by Ali Smith
“The way we live, in time, is made to appear linear by the chronologies that get applied to our lives by ourselves and others, starting at birth, ending at death, with a middle where we’re meant to comply with some or other of life’s usual expectations, in other words the year to year day to day minute to minute moment to moment fact of time passing. But we’re time-containers, we hold all our diachrony, our pasts and our futures (and also the pasts and futures of all the people who made us and who in turn we’ll help to make) in every one of our consecutive moments / minutes / days / years, and I wonder if our real energy, our real history, is cyclic in continuance and at core, rather than consecutive.” - Ali Smith
I enjoyed reading this novel about Autumn, a season of mists and mellow fruitfulness. In Ali Smith's novel two old friends—Daniel, a centenarian, and Elisabeth, born in 1984—look to both the future and the past as the United Kingdom stands divided by a historic, once-in-a-generation summer. Love is won, love is lost. Hope is hand-in-hand with hopelessness. The seasons continue to parade on their own way.
The novel proceeds with flashbacks interspersed with the present rather than in a consecutive, chronological narrative. Elisabeth ruminates on her youth and moments earlier in her life that formed her relationship with Daniel. Time becomes a central aspect of the story as highlighted by the following quote:
“Time travel is real. We do it all the time. Moment to moment, minute to minute.” (p. 175) Of course this is a metaphorical statement with the travel occurring in our mind's eye.
The novel's structure might be compared to a collage and thus similar to the art of Pauline Boty, a founder of the British Pop art movement who is a character in the book. This approach is highlighted by the vagaries of Elisabeth's memory; while there is also a frequent use of contrast as in the moment when immediately following a difficult situation for Elisabeth the narrative shifts to Daniel asleep in his room (p 111).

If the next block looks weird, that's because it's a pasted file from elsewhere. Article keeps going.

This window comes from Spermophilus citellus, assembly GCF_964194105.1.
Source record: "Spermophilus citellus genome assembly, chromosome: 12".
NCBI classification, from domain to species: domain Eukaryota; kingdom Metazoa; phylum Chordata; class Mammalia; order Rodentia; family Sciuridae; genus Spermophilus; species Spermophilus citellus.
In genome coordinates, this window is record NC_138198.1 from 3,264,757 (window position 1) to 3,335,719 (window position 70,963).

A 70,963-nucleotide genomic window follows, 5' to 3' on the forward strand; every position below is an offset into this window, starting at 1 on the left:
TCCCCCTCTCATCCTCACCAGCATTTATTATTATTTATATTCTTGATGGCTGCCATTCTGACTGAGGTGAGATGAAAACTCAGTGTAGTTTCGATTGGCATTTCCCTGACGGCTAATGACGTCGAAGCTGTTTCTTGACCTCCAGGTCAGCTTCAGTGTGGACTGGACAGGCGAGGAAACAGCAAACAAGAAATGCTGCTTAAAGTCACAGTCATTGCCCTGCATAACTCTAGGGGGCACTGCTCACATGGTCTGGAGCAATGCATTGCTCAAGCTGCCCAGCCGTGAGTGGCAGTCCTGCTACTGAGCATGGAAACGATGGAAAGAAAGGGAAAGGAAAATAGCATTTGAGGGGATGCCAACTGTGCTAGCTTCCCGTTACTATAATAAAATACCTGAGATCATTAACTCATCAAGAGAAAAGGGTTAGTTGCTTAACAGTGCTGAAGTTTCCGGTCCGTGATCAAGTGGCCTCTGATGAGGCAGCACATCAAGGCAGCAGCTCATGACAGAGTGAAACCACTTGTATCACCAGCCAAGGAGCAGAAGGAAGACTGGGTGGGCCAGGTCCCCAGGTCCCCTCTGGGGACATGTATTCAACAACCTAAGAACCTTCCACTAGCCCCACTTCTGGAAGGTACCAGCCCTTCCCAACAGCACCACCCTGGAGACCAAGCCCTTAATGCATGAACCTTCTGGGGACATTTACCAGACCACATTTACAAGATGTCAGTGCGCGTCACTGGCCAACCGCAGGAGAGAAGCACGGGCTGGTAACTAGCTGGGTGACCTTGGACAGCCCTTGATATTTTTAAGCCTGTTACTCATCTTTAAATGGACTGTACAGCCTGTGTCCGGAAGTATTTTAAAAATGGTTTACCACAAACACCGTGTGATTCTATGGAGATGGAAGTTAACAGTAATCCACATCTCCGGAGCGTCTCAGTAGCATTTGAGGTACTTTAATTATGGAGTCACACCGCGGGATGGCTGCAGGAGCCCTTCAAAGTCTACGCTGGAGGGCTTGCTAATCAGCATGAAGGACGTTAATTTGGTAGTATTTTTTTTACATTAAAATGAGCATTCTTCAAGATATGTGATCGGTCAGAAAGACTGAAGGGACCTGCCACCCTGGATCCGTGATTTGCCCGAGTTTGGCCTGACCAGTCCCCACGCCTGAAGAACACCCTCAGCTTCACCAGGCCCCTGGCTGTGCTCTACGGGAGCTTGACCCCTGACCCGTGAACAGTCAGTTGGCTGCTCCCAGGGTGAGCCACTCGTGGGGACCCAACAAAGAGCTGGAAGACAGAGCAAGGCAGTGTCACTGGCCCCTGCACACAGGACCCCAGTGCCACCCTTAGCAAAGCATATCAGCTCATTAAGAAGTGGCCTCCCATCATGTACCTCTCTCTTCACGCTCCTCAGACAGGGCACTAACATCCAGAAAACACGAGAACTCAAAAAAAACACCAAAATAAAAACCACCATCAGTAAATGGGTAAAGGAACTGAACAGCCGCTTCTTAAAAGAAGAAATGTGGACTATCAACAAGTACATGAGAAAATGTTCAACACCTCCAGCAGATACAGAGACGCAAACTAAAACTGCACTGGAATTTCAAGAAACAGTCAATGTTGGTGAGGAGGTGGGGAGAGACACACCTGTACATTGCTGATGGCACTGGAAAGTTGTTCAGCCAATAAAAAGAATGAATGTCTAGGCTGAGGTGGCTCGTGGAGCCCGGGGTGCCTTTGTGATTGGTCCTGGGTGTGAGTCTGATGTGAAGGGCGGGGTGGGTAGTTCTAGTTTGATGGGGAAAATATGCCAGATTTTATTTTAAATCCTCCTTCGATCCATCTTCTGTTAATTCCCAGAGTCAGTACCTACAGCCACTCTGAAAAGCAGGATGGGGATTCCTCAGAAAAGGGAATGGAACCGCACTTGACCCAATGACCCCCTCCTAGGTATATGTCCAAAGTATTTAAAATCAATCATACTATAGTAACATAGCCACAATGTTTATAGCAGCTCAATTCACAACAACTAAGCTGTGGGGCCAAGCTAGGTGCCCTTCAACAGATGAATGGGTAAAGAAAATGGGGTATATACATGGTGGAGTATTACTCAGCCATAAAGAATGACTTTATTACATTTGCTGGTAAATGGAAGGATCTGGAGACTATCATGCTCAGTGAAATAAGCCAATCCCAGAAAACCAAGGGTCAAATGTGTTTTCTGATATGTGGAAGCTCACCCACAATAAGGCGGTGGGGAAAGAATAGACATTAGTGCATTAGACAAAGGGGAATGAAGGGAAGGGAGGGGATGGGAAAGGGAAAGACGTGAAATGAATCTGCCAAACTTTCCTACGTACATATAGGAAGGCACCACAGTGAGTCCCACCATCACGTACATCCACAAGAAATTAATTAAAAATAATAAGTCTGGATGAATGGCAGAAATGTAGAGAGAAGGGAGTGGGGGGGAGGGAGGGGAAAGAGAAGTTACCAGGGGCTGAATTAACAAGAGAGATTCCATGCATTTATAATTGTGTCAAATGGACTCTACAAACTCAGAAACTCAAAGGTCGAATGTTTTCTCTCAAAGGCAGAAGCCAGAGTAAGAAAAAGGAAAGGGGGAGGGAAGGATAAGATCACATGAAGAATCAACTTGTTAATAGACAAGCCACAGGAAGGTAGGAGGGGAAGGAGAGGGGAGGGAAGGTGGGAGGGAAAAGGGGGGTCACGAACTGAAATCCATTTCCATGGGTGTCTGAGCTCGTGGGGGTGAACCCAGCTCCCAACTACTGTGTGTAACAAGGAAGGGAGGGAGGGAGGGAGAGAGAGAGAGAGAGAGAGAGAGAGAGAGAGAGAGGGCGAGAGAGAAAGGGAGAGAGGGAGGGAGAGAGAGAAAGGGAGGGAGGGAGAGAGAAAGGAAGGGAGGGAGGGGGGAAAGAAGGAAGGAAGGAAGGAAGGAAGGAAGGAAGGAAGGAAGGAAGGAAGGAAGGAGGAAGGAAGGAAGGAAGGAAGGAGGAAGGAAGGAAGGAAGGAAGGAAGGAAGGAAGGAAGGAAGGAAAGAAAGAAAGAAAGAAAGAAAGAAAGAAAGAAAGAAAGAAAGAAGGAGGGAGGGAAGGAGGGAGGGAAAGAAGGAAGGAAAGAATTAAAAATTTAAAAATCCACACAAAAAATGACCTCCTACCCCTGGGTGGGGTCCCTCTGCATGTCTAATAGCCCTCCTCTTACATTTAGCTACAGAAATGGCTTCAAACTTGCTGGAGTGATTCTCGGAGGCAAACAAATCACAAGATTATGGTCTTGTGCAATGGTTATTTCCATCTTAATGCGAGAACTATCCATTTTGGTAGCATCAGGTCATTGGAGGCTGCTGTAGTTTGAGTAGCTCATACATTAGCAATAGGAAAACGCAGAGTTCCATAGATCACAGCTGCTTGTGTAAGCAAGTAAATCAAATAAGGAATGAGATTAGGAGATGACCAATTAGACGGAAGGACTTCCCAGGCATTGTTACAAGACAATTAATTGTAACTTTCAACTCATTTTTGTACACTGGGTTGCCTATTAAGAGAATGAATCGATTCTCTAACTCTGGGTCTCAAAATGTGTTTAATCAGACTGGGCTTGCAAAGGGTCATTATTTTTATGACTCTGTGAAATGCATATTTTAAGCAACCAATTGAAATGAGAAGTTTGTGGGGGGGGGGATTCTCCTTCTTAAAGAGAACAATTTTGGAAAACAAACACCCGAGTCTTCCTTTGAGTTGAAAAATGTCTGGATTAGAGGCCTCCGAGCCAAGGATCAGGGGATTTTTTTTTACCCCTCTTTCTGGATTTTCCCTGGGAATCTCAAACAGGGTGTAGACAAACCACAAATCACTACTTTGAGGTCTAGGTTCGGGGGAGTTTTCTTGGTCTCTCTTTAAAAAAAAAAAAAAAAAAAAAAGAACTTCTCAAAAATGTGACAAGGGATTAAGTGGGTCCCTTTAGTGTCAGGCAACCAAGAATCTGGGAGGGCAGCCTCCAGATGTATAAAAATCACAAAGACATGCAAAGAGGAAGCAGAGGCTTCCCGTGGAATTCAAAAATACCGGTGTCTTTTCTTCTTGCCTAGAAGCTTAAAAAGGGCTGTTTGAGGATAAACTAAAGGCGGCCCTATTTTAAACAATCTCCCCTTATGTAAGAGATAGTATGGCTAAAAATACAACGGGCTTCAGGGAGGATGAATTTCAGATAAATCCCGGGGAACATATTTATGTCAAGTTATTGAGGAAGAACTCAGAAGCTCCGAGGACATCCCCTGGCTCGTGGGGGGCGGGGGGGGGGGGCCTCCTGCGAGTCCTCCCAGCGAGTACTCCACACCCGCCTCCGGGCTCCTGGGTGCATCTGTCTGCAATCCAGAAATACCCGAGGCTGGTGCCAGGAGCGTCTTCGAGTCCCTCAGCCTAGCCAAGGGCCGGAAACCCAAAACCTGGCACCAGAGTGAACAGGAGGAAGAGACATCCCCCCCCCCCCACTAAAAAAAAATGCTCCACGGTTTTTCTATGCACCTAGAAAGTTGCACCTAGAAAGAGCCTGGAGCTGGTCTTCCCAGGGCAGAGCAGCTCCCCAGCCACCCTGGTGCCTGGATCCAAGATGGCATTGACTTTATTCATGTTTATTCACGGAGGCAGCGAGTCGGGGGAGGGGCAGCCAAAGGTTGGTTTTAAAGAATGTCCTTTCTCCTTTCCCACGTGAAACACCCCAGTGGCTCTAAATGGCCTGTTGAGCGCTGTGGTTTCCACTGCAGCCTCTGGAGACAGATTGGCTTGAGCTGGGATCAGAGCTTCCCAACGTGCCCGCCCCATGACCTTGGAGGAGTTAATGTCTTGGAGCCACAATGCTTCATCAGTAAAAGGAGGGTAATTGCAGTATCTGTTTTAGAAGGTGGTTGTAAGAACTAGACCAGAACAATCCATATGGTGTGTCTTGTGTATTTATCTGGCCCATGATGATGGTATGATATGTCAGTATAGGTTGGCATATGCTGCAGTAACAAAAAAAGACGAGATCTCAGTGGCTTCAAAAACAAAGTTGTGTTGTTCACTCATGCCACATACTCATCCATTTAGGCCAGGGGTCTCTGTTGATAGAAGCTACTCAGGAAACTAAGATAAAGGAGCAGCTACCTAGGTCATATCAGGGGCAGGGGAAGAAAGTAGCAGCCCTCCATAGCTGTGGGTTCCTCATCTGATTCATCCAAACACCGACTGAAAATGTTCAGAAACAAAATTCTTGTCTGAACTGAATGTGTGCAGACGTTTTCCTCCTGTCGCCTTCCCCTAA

The story opens with a reference to Charles Dickens’s A Tale of Two Cities, and then there’s a longer reference to a divided country filled with polarities: “All across the country, people felt legitimized. All across the country, people felt bereaved and shocked”? (p. 60) This is a reference to the impact of the Brexit vote and provides a contemporary context for the novel. The novel suggests a certain view of this event when Daniel tells Elisabeth, “So, always try to welcome people into the home of your story.” (p. 119). Perhaps our stories don’t belong to us alone? This can be seen as a call by the author for inclusion and diversity rather than building fences and keeping people out.
Smith alludes to and mentions many other authors and literary works, including William Shakespeare, John Keats, James Joyce, Aldous Huxley, George Orwell. Overall this was a meditation on the meaning of richness and harvest and worth. Autumn is the first installment of Ali Smith’s Seasonal quartet, and shines a light over our own time: Who are we? What are we made of? Shakespearean jeu d’esprit, Keatsian melancholy, the sheer bright energy of 1960s pop art. Wide-ranging in time-scale and light-footed through histories, Autumn is an beautiful story about aging and time and love—and stories themselves.